Dear Alex Watts,
Thank you very much for taking up my question.
I am trying to figure out if what happened is a "trial error" or a "structural error," From what I have read, normally trial errors include a flaw (or flaws) in the way evidence is presented to a jury. A structural error is described as a constitutional deprivation that infects the way the trial was conducted from beginning to end. From what I have seen, this is usually applied in criminal trials.But I saw a couple of Ninth Circuit Court of Appeals cases (shown by using Google scholar) wherein the Ninth Circuit used structural error in civil cases.
In my case, the exhibits excluded from the trial are relevant. This was a copyright infringement case, and the District Court Judge excluded my charted infringement documentation from evidence on a Federal Rule of Evidence 403 (this was a misapplication of Rule 403, which is only supposed to exclude probative evidence that will unfairly prejudice a jury). Also, two other exhibits were not included at trial. I do not know if the Judge or the attorneys decide on which exhibits will be admitted (maybe you could answer that question for me).
One of these documents (not on the Exhibit List and not shown at trial) was generated by opposing counsel and states that the derivative (that later went on trial) was a renamed version of the uncontested derivative that belongs to me (a derivative made from my copyrighted work)
Another exhibit is shown on the Joint Exhibit list, but was excluded from trial. It is a copy of the uncontested derivative.This was needed at trial to show that the derivative the defendants were claiming was a wholly different work that belongs to them is really a renamed copy of the uncontested derivative that belongs to me.
So, the omission of the evidence stated above infected deliberations from beginning to end, i.e., like a structural error. The omission of such vital evidence was also a constitutional deprivation in that the evidence was needed for the trial to be fair.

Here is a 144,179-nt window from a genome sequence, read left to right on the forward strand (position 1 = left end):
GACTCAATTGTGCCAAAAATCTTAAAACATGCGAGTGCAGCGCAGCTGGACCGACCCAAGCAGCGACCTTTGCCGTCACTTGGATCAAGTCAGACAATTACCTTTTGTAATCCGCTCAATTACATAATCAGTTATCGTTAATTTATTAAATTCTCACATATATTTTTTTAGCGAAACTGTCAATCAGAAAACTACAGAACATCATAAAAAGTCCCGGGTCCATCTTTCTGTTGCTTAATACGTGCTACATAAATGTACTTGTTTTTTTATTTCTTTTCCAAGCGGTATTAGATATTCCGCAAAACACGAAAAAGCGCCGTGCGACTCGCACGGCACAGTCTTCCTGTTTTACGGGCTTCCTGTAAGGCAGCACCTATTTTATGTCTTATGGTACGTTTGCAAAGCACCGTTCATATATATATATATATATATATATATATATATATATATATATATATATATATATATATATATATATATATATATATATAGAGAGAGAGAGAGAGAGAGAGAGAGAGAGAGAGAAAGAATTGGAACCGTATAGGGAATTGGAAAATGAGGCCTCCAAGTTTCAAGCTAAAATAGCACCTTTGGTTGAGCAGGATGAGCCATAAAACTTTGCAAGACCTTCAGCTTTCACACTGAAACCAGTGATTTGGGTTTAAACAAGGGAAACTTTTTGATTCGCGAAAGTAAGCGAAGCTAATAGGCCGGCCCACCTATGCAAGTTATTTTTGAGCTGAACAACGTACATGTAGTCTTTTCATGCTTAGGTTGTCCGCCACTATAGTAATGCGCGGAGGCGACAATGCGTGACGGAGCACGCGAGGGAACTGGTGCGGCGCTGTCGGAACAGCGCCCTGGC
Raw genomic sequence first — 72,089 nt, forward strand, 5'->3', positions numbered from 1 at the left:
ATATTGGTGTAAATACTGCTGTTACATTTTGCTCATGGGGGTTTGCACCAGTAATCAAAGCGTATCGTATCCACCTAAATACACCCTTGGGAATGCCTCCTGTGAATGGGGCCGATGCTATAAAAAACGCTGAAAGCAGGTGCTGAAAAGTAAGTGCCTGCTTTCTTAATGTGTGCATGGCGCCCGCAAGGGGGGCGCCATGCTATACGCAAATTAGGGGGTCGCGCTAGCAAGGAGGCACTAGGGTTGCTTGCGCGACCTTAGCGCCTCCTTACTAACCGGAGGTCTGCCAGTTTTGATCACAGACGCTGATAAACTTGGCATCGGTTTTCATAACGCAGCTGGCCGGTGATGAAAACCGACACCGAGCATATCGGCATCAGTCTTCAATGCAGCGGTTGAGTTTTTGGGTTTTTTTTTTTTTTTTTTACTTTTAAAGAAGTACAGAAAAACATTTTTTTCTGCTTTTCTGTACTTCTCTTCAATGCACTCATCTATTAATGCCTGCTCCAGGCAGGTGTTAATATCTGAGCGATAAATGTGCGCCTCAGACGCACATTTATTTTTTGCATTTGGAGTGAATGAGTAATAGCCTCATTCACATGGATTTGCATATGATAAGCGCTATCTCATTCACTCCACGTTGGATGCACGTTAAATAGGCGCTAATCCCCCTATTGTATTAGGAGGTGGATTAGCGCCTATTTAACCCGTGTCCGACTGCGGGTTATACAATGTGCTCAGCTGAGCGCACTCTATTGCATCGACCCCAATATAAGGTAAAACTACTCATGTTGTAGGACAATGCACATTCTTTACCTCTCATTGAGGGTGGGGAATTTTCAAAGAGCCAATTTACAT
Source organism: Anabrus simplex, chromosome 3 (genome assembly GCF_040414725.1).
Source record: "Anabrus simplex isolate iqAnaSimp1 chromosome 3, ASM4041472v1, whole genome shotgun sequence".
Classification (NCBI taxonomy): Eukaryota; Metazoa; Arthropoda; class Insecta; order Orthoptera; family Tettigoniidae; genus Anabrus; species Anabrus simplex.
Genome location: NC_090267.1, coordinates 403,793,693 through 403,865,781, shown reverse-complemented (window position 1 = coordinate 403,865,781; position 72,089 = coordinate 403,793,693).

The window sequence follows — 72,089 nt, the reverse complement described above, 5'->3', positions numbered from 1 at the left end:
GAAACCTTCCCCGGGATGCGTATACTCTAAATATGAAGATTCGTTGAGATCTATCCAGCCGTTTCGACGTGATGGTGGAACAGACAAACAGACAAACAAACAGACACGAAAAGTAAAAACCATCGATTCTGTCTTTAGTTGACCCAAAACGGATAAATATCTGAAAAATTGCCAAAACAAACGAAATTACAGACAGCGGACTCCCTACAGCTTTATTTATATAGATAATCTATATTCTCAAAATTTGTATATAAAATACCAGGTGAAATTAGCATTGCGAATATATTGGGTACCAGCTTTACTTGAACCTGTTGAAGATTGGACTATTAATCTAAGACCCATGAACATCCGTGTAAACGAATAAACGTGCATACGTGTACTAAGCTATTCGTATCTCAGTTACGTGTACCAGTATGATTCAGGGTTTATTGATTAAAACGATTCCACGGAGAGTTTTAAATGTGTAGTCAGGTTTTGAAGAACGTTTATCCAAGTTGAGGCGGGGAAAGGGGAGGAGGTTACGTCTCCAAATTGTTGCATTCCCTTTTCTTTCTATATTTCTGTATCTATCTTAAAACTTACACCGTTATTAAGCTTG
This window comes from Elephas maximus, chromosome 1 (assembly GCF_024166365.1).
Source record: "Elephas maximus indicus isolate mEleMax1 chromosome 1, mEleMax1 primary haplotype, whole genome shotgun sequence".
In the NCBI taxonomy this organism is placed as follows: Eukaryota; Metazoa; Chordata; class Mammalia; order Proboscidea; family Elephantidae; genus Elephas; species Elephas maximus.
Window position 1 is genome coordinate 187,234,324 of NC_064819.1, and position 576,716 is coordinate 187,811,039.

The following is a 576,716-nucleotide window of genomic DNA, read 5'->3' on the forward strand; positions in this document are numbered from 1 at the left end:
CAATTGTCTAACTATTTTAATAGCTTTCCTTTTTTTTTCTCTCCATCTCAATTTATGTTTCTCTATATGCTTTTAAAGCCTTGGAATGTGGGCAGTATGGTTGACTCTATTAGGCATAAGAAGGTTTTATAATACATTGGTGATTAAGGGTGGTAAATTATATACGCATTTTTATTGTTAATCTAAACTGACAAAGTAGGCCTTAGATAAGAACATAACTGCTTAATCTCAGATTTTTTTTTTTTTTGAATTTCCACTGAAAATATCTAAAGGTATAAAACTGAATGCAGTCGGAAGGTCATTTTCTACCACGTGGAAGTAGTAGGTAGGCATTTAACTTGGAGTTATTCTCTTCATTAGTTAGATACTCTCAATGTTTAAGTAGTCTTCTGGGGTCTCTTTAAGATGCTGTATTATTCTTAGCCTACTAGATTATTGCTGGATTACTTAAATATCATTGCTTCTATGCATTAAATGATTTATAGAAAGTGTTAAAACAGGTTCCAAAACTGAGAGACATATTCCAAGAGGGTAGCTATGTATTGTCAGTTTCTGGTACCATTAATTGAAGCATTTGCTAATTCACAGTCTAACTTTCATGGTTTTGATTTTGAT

That is, the jury did not know that the derivative that went on trial was really a renamed version of the uncontested derivative. Even I did not know this at the time, and only learned the underlying deception when I decided to fight my own appeal and began exploring the Court Record. That is when I realized that my own attorney sold me out -- all attorneys at trial pretended that the derivative I was fighting for was really a wholly different work that I had to prove belonged to me.
For the above to make any sense, it is important for me to mention that the derivative is a ghostwritten work generated on my behalf (per contract) by my (at the time) literary agent. He withheld the finished derivative (so I could not see it), and when I accidentally learned that he was planning to contract it for himself at my expense, I filed suit.
To make matters worse, one of the Jury Instructions misleads jurists into believing that defendants have the right to produce a derivative from my unpublished, copyrighted work (this is strictly forbidden by Copyright Law and Supreme Court precedent -- and my attorney did not object to the instruction in open court). For jurists, this instruction made my effort of going to trial appear to be a waste of everyone's time. After all, why would anyone go to trial if the Copyright Act allows defendants to produce derivatives of unpublished works?
I am now writing a writ to the Supreme Court because the Ninth Circuit Court of Appeals did not hear my filings on the copyright issue: The Ninth Circuit put my case in its pro bono program, and then counted pro bono supplemental briefs as replacement briefs (even though they were clearly designated as supplemental) and used that as a mechanism to ignore my appeal brief, which is the only filed document that argues the matter of infringement.
So, that's the history behind my question, and I am trying to figure out if the District Court produced a structural error or a trial error. If it is a structural error, then it was mandatory that the verdict be reversed by the Appeals Court. I do not know if the same is true for a trial error.
Thank you again for your kind consideration of my question.